You’re filling the shopping cart and you get the impulse to buy an extra ham. You’re doing laundry and suddenly feel you should call Sister Jones. You drop your teenager off at a party, and then brush off a moment of worry.

We’ve all felt these inklings, these ideas that pop into our minds. And quite often, we disregard the notion and go about our business. Yet someone could need that ham, Sister Jones could be wondering if God has forgotten her, and your child could be facing immediate danger.

Why do we do it? Why do we ignore these rushes of inspiration? First of all, we doubt they are promptings—we think they could be crazy ideas or evidence of excessive worry. Those who know they lean toward panic and drama are especially vulnerable, because their first thought is, “Here I go again, imagining the worst.”

And then our logical side steps in. Why on earth should you buy an extra ham? That’s ridiculous, and even expensive, you think to yourself. You must be the victim of advertising, just because the ham is slightly on sale. You don’t have to pick up every bargain, for heaven’s sake.

We even rationalize that a person—Sister Jones in this case—popped into our mind because we noticed she didn’t attend church last Sunday. It’s like our dreams– they’re tumbles of previous thoughts.

And we self-criticize. In the case of the teenager, we remind ourselves that we are overprotective and often concerned over nothing. Why embarrass our child and make her leave the party one minute after her arrival? Why give her another piece of evidence that we are totally uncool, the worst parent she knows?

Even when we consider that it could be a prompting, we can fall prey to doubts. Are we even worthy of a prompting? And, if the idea makes no sense, how can that be a prompting? Not only that, but we’re busy; we decide it can wait.

The brain is a fascinating machine. It can churn out excuses, rationalizations, doubts, and fears at lightning speed. Look how many reasons you can conjure up for ignoring that early alarm clock—and you’re even groggy when it happens.

Now add to that analytical brain the whisperings of the adversary. He wants to keep you from following God’s promptings, and if you can’t think of a reason yourself, he’ll give you one.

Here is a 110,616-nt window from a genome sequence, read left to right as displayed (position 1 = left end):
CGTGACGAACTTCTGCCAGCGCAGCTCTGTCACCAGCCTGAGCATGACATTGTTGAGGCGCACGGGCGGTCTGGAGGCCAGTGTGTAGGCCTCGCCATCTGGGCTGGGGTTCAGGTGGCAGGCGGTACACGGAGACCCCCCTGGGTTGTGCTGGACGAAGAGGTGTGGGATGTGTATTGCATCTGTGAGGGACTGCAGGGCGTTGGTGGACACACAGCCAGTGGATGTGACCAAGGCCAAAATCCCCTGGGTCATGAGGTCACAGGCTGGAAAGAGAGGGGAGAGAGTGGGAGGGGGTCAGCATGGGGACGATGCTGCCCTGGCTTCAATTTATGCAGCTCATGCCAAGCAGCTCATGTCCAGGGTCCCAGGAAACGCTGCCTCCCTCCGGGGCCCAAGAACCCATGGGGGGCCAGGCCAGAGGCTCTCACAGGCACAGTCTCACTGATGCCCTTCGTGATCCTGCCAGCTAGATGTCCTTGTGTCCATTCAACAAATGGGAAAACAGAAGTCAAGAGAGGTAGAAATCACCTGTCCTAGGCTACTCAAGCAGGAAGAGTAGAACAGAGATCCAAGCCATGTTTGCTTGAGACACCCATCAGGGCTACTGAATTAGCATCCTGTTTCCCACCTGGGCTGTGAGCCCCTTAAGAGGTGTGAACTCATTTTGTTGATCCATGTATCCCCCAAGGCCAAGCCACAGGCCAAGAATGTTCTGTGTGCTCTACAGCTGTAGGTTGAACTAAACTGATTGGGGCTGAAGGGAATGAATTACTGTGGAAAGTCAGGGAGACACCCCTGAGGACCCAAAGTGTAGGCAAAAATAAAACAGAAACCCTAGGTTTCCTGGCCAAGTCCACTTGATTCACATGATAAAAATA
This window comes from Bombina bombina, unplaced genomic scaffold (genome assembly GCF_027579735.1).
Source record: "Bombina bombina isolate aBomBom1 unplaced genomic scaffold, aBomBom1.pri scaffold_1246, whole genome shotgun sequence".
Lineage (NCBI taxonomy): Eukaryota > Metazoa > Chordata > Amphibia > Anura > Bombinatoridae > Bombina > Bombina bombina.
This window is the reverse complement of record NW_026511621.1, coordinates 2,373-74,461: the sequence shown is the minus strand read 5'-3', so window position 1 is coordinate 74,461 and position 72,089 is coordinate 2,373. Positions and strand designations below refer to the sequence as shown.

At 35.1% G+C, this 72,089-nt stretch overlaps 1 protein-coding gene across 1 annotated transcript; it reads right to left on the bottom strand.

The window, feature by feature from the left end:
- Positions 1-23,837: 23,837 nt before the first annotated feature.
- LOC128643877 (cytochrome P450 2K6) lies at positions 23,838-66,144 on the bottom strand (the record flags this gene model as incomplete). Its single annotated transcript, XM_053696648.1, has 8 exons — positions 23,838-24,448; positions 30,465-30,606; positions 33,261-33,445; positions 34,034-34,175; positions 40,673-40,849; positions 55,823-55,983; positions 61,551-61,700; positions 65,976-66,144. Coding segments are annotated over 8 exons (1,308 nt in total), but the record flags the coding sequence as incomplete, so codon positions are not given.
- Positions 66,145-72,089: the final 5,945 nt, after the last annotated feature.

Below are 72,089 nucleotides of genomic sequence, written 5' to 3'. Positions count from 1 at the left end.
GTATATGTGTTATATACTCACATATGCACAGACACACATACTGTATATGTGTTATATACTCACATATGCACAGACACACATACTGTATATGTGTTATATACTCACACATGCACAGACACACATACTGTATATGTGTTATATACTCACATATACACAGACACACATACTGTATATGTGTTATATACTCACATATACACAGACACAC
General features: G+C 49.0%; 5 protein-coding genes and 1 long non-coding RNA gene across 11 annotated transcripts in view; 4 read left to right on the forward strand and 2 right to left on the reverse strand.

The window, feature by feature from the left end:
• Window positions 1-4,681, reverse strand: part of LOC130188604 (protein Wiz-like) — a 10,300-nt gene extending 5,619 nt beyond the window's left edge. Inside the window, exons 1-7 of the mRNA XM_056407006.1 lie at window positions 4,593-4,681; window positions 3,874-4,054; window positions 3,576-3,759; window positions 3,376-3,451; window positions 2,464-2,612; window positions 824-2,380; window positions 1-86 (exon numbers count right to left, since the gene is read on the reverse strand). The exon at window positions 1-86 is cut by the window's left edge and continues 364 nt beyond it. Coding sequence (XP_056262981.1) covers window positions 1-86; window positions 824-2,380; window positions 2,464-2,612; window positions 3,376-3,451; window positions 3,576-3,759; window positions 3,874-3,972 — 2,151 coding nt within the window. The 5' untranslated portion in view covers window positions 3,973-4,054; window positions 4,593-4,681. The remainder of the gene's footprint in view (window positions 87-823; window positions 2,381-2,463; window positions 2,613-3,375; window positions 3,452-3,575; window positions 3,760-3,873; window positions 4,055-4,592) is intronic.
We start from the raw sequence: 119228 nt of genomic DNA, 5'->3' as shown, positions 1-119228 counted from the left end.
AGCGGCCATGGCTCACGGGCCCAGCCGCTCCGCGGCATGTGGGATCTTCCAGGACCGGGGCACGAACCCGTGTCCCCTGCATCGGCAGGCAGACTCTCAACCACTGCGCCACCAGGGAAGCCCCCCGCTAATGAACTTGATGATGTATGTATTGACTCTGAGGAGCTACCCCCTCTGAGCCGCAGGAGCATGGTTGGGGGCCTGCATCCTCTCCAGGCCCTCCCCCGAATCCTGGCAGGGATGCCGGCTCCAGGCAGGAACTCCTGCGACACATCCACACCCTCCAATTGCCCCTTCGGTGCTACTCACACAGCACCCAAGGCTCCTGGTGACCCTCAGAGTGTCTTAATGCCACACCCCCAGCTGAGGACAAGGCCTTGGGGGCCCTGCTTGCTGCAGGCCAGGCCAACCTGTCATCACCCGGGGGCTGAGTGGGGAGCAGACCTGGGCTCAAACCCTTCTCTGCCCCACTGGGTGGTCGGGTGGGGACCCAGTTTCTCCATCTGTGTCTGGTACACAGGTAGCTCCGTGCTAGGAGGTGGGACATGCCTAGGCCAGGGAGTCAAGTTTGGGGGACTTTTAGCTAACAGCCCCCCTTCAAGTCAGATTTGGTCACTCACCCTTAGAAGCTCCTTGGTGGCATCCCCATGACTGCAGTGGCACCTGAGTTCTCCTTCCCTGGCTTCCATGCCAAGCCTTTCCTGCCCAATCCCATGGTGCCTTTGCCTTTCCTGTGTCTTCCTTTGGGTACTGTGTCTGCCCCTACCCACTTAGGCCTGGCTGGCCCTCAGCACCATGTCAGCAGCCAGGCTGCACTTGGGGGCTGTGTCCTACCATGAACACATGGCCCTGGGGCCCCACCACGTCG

It’s remarkable that any prompting is followed at all. We have to fight through logic, time constraints, financial pressure, desire for approval, temptations—a forest of excuses.

And yet we all know stories of lives literally saved because someone listened to that urging from the Holy Ghost. And we know the heart-wrenching stories of those who failed to follow persistent promptings, and disaster ensued.

I think the first step to overcoming this “prompting aversion” is to make a conscious choice that, even if it seems crazy, you’re going to listen to those righteous impulses that enter not only our minds, but our hearts.

Next, expect it not to make sense. If something looked sensible from your perspective, you’d be doing it already and you wouldn’t need the prompting. The whole reason you have to be directed is because it’s not something that would occur to you. Stopping by Brother Smith’s house on the way home from work sounds ridiculous, but that’s exactly why you should do it—and you’ll find there’s a good reason after you get there.

If we can shut down the over-thinking voices, maybe even offer a silent prayer, we can allow the Spirit to direct us for good, maybe even vital, service. And the more we follow those urgings, the clearer and more open that channel will become. We’ll start to get even more signals, more opportunities to be tools in God’s hands. Our lives will become more meaningful, less self-centered. Our own problems will fall into perspective and we will feel the joy of being useful.

It’s humbling to realize that God has noticed you, and offered you a task, knowing He can count on you. Doing His work is possibly the most exhilarating feeling there is. Isn’t it ironic that we fight the very source of this incredible happiness? We really should be fighting the forces of evil that want to keep us from such closeness with our Creator. Next time you feel a prompting, you’ll get to choose which side you’re on.

Watch the music video of Hilton’s song, What Makes a Woman, from her new musical, The Best Medicine (with music by Jerry Williams). Her books are available on her website, here. Hilton currently serves as a Relief Society President.